It’s Omri’s birthday, but all he gets from his best friend, Patrick, is a little plastic Indian brave. Trying to hide his disappointment, Omri puts the Indian in a metal cupboard and locks the door with a mysterious skeleton key that once belonged to his great-grandmother. Little does Omri know that by turning the key, he will transform his ordinary plastic Indian into a real live man from an altogether different time and place! Omri and the tiny warrior called Little Bear could hardly be more different, yet soon the two forge a very special friendship. Will Omri be able to keep Little Bear without anyone finding out and taking his precious Indian from him?

I have such fond memories of this series. My fourth-grade teacher read the first book aloud to us in class, and it held me in absolute thrall. What an incredibly vivid and fascinating world this author creates. I can’t recall ever reading another book that sparked my imagination quite like this one. The whole series is great, but the first book is the best. It’s a shame most kids nowadays have never heard of it. (I, Houdini is another of my favorites by this author.)

The Kissing Hand
The Kissing Hand by Audrey Penn

School is starting in the forest, but Chester Raccoon does not want to go. To help ease Chester’s fears, Mrs. Raccoon shares a family secret called the Kissing Hand to give him the reassurance of her love any time his world feels a little scary. Since its first publication in 1993, this heartwarming book has become a children’s classic that has touched the lives of millions of children and their parents, especially at times of separation, whether starting school, entering daycare, or going to camp. It is widely used by kindergarten teachers on the first day of school. Stickers at the back will help children and their parents keep their Kissing Hand alive.

When I was in junior high, my mom started the tradition of giving each child a book for Christmas. It was always something meaningful about parents and children, and she would write a sweet message in the front and sign and date it. So my brother and I each now have a shelf full of these beautiful picture books with special notes from our mom, who is still with us and is now continuing the tradition with her grandkids. The first of these was The Kissing Hand, the story of a young fearful raccoon whose mother kisses his hand and tells him to carry the kiss around with him and remember her and not be afraid. It’s so sweet, and it inspired me to start buying a book for each of my kids every Christmas. I still can’t read it without sobbing.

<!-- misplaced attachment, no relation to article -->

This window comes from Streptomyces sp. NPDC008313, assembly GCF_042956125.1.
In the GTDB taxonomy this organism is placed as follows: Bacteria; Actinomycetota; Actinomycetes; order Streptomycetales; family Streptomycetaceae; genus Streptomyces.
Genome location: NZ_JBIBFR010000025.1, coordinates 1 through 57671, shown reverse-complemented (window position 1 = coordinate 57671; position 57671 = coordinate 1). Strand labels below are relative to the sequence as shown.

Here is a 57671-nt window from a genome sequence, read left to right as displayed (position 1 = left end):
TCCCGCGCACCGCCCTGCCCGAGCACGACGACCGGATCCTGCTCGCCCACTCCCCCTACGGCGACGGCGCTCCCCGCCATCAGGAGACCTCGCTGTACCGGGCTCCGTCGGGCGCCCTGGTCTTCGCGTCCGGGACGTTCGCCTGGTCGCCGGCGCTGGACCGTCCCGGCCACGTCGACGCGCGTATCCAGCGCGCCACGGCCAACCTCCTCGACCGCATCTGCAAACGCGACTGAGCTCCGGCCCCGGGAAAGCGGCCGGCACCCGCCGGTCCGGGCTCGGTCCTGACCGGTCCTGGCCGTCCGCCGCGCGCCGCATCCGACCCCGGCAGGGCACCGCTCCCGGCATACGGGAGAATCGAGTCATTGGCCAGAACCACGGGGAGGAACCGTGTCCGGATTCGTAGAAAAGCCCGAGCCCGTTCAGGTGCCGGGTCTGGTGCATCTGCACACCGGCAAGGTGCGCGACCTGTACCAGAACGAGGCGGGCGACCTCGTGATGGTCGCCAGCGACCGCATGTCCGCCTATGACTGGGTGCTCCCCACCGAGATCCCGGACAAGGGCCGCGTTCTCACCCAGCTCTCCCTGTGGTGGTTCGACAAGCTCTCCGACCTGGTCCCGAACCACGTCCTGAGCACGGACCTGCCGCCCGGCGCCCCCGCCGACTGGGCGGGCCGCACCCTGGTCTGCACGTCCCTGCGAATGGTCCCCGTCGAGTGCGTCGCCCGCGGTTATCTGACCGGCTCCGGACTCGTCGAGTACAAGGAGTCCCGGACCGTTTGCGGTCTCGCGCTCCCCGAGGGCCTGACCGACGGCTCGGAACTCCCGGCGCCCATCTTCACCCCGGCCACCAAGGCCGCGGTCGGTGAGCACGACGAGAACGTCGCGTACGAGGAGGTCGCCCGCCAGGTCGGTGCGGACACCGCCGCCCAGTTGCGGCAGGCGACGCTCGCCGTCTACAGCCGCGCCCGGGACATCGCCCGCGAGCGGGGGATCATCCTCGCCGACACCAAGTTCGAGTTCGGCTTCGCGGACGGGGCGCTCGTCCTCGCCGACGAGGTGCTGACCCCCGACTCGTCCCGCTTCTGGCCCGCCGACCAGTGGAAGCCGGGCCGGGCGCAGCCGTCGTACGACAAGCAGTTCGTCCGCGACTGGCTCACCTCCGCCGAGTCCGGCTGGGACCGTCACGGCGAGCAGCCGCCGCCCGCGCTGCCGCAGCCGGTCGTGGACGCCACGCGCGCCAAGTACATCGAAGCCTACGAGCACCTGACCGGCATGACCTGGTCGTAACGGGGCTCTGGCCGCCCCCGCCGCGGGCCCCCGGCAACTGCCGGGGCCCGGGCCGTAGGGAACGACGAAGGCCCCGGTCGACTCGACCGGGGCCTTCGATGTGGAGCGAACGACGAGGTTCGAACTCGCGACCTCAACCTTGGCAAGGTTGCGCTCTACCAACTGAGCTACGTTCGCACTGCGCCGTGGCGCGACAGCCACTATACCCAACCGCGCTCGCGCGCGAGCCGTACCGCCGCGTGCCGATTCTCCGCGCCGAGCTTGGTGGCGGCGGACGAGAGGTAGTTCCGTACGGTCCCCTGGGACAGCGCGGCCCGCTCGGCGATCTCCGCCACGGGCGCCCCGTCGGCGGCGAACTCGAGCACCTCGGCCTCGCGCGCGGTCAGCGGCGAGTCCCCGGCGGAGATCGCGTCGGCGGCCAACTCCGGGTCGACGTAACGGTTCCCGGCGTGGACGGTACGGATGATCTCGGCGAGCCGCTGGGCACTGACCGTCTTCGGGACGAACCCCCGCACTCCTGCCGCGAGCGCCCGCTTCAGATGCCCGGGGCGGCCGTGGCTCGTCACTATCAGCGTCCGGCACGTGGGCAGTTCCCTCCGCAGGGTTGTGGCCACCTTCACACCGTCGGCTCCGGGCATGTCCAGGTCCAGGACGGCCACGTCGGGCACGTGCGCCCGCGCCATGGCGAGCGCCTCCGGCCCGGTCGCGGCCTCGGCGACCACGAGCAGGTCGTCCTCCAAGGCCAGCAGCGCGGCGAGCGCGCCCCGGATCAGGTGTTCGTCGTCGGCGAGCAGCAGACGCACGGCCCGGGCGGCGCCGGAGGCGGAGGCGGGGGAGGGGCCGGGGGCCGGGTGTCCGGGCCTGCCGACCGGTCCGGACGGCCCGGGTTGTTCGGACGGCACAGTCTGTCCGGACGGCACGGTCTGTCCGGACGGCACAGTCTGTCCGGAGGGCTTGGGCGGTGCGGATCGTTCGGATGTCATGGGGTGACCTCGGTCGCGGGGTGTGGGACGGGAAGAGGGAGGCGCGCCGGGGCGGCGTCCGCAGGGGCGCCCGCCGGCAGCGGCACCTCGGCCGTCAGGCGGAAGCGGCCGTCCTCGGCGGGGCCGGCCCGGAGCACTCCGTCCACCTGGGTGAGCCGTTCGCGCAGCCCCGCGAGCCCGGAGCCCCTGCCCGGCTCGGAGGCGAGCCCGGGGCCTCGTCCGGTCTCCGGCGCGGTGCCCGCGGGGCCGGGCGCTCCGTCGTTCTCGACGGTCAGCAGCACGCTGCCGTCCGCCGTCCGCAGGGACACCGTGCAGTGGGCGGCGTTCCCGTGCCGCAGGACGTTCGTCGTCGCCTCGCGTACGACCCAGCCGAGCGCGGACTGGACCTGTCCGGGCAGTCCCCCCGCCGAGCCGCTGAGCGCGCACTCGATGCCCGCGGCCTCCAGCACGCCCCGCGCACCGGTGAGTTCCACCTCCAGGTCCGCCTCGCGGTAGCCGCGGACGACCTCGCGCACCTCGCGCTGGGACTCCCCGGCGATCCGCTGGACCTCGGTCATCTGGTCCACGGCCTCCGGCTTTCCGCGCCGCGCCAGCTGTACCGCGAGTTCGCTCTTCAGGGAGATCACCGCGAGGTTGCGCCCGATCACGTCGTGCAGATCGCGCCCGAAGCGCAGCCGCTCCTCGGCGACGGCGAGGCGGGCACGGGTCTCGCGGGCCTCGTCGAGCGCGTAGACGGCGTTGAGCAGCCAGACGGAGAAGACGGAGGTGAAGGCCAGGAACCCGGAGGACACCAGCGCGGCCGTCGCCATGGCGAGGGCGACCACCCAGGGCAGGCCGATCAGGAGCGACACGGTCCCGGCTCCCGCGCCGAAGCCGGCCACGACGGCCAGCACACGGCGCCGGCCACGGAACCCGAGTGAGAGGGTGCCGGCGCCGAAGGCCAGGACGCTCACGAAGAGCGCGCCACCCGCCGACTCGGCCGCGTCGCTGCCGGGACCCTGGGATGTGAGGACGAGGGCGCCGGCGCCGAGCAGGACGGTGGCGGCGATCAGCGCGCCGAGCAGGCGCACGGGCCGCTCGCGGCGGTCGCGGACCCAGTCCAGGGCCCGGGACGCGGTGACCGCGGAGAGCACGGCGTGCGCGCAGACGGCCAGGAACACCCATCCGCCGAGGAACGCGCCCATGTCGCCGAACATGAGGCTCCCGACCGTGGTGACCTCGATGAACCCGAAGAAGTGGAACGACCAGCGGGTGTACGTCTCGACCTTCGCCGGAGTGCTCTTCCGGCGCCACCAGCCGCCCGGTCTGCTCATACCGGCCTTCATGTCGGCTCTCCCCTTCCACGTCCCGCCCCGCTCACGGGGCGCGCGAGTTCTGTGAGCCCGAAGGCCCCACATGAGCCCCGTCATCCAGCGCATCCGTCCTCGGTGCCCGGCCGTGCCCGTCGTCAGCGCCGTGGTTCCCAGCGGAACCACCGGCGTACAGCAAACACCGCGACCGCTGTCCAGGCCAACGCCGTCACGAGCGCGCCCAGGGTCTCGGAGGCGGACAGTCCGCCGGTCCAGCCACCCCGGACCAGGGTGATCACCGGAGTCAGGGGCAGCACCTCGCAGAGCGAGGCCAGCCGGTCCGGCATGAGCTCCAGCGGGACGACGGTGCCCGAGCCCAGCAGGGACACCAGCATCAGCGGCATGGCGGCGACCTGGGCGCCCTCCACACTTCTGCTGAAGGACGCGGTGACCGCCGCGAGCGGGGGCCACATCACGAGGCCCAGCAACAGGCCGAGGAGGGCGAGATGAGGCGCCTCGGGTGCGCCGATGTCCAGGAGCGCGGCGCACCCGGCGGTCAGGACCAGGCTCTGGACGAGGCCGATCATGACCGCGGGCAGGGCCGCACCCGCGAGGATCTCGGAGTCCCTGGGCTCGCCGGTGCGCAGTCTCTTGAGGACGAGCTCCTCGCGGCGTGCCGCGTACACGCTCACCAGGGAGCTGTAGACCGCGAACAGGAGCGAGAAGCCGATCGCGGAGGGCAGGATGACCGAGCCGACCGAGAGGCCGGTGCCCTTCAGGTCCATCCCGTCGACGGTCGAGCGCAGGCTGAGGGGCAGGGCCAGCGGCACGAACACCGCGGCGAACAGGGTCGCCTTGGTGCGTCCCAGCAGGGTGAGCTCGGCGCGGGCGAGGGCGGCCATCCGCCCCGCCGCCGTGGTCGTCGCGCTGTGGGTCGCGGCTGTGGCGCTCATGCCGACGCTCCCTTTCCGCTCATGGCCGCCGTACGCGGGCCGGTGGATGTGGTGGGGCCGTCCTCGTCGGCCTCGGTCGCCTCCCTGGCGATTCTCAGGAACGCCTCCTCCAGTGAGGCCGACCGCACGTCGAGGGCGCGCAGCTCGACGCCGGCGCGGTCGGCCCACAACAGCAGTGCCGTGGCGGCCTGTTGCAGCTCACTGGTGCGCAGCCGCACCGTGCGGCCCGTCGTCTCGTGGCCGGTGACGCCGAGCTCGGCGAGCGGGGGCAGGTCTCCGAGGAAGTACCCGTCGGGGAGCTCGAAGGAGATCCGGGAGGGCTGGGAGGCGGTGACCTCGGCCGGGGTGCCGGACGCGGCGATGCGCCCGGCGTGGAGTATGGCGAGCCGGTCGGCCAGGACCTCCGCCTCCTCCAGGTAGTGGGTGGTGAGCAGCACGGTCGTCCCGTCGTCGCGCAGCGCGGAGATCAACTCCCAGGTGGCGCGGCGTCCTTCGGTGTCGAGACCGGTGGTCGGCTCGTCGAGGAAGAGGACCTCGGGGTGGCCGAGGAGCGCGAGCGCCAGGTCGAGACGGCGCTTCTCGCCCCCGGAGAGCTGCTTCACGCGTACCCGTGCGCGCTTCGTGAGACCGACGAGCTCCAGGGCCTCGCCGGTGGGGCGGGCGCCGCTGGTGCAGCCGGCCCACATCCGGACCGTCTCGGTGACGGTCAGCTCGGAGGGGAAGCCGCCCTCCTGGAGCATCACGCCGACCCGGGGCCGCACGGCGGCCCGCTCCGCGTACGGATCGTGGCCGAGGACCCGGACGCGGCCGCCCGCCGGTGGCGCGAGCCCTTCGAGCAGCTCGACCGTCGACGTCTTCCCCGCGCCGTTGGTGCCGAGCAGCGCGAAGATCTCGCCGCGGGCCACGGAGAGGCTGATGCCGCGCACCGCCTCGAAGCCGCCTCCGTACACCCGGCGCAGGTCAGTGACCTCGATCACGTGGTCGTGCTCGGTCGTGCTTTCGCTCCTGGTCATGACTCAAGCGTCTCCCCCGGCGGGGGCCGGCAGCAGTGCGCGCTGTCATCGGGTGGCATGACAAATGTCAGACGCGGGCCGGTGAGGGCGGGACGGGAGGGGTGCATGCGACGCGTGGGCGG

jenBAbout Jenfantastic

Jen B is a former romance blogger/reviewer turned copy editor extraordinare. She’s currently on hiatus from editing to keep up with two demanding kiddos, but she still reads every chance she gets, and tries to keep up with the crazy world of publishing via social media and the good ol’ Romance Gossip Network (which is made up but could totally be a thing).

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Five Books Everyone Should Read: Jessica Tripler

Posted March 15, 2015 by Holly in Features | 3 Comments


Five Books Everyone Should Read is a new feature we’re running in 2015. We’ve asked some of our favorite authors, readers and bloggers to share five books that touched them or have stayed with them throughout the years.

5 Books Project

Five Books Everyone Should Read

When I agreed to write this post I had no idea it was actually a torture device in disguise.  I mean, what avid reader can list just five books? Most can’t even list the best five books they read last week. And “everyone” just makes it even harder. Trying to think of a book I’d want my mother, husband, teenage sons, close friends, students, rabbi, and mayor to read scrambles my brain. To have any hope of getting this post finished this year, I’m focusing on romance and romance readers. And I’m going to cheat even more by listing types of books (with examples of course).